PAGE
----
Digitalisation makes it easier for content found in press publications to be copied or taken. Digitalisation also facilitates access to news and press by providing digital users a referencing or indexing system that leads them to a wide range of
news and press. Both processes need to be recognised as separate processes.
Instead of introducing new monopoly rights for publishers, the JURI committee suggests simplifying the process by which publishers can take copyright infringement action in the names of the journalists whose work is appropriated. This would
address the core problem of full news reports being republished without permission, but without creating new rights over mere snippets of news that accompany links to their original sources. Far from being a problem, this use is actually
beneficial for news organizations.
The JURI committee report is just a recommendation for the amendment of the European Commission proposal, and it will still be some months before we learn whether these recommendations will be reflected in the final compromise text. Nonetheless,
it is heartening to see the extreme proposals of the Commission getting chiseled away by one of the Parliament's most influential committees.
The importance of this shouldn't be underestimated. Although the above proposals are limited to Europe at present, there is the very real prospect that, if they succeed, they will pop up in the United States as well. In fact, U.S. content industry
groups are already advocating for the adoption of an upload filtering proposal stateside. That's why it's vital not only for Europeans to speak out against these dangerous proposals, but also for Internet users around the world to stand on guard,
and to be ready to fight back.
The Premier League has secured a court order to help tackle rights-infringing video streams of football matches via Kodi set-top boxes. The order gives the league the means to have computer servers used to power the streams blocked.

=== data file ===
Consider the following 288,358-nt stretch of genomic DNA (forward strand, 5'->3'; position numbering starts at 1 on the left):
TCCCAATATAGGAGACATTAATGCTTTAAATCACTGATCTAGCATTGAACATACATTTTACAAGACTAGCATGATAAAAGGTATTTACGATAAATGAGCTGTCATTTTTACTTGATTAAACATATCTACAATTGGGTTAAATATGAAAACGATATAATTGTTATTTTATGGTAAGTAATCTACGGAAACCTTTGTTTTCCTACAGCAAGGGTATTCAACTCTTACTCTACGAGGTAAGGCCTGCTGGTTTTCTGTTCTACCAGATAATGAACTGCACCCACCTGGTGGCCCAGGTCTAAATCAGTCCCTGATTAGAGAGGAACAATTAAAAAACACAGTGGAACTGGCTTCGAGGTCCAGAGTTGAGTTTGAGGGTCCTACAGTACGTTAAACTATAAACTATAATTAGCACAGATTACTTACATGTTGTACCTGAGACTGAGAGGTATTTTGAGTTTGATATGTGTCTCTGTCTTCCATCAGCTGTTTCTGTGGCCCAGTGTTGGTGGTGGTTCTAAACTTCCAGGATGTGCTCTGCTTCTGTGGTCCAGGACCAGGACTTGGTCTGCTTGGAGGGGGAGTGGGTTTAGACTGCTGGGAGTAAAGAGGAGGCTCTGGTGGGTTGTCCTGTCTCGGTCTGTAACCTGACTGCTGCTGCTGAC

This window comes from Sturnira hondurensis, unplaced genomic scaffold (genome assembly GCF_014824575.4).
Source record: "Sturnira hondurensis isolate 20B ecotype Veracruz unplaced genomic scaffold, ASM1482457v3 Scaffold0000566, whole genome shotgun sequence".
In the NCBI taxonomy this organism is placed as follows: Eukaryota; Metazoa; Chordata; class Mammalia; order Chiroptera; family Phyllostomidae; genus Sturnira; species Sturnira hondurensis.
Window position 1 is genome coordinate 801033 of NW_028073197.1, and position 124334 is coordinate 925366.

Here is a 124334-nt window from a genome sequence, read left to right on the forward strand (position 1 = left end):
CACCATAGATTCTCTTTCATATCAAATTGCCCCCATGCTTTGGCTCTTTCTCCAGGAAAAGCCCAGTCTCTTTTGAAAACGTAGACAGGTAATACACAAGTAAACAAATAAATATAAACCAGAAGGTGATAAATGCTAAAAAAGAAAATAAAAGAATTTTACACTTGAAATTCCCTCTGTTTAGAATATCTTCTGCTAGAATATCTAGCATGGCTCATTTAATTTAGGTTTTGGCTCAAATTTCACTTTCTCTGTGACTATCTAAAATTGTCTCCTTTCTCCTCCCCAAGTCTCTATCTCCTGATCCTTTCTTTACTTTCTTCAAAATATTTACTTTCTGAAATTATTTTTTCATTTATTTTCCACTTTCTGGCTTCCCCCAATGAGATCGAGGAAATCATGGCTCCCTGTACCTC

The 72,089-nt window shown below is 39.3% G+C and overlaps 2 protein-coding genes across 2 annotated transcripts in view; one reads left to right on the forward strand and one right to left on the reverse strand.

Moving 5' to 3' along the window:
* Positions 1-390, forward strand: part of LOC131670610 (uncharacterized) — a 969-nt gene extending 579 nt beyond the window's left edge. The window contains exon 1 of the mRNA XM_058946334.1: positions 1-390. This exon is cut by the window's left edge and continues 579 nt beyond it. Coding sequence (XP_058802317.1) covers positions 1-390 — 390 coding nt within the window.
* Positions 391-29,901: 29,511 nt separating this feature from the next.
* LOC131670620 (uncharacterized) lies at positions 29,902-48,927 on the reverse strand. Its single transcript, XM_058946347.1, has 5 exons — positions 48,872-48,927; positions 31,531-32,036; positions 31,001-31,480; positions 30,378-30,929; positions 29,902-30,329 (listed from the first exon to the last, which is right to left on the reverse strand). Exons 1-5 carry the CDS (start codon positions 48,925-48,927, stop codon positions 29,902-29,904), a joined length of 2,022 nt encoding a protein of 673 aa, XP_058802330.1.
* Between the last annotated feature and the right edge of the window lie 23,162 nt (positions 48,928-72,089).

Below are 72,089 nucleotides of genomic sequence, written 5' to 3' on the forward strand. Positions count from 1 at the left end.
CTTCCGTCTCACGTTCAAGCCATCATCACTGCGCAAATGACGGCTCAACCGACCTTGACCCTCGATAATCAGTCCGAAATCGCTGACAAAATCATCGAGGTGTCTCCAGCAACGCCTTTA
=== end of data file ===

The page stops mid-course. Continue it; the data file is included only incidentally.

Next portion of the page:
Until now, it could only go after individual video streams which were relatively easy to re-establish at different links.
There have been several arrests of people selling set-top boxes pre-installed with both Kodi software and additional third-party add-ons that make it possible to watch copyright-infringing film and TV streams.
According to a recent survey commissioned by the security firm Irdeto, Kodi boxes are particularly prevalent in the UK.
It reported that 11% of Brits that admitted to watching pirated streams in a survey said they did so via a Kodi box. Doing so is not thought to be illegal. Derbyshire County Council trading standards officers recently explained:
Accessing premium paid-for content without a subscription is considered by the industry as unlawful access, although streaming something online, rather than downloading a file, is likely to be exempt from copyright laws,
That might seem a surprising position for an enforcement department to take, but support for it comes from an authoritative quarter. The European Commission doesn't believe that consumers who watch pirate streams are infringing. From the user's
perspective they equate streaming to watching, which is legitimate. The European Commission gave its view during the hearing of an important case currently before Europe's highest court involving the Dutch anti-piracy group BREIN, which wrote in
its summary of the hearing:
The case concerns the sale of a mediaplayer on which the trader has loaded add-ons that link to evidently illegal websites that link to content. For a user such a player is plug & play . This king of pre-programmed player usually are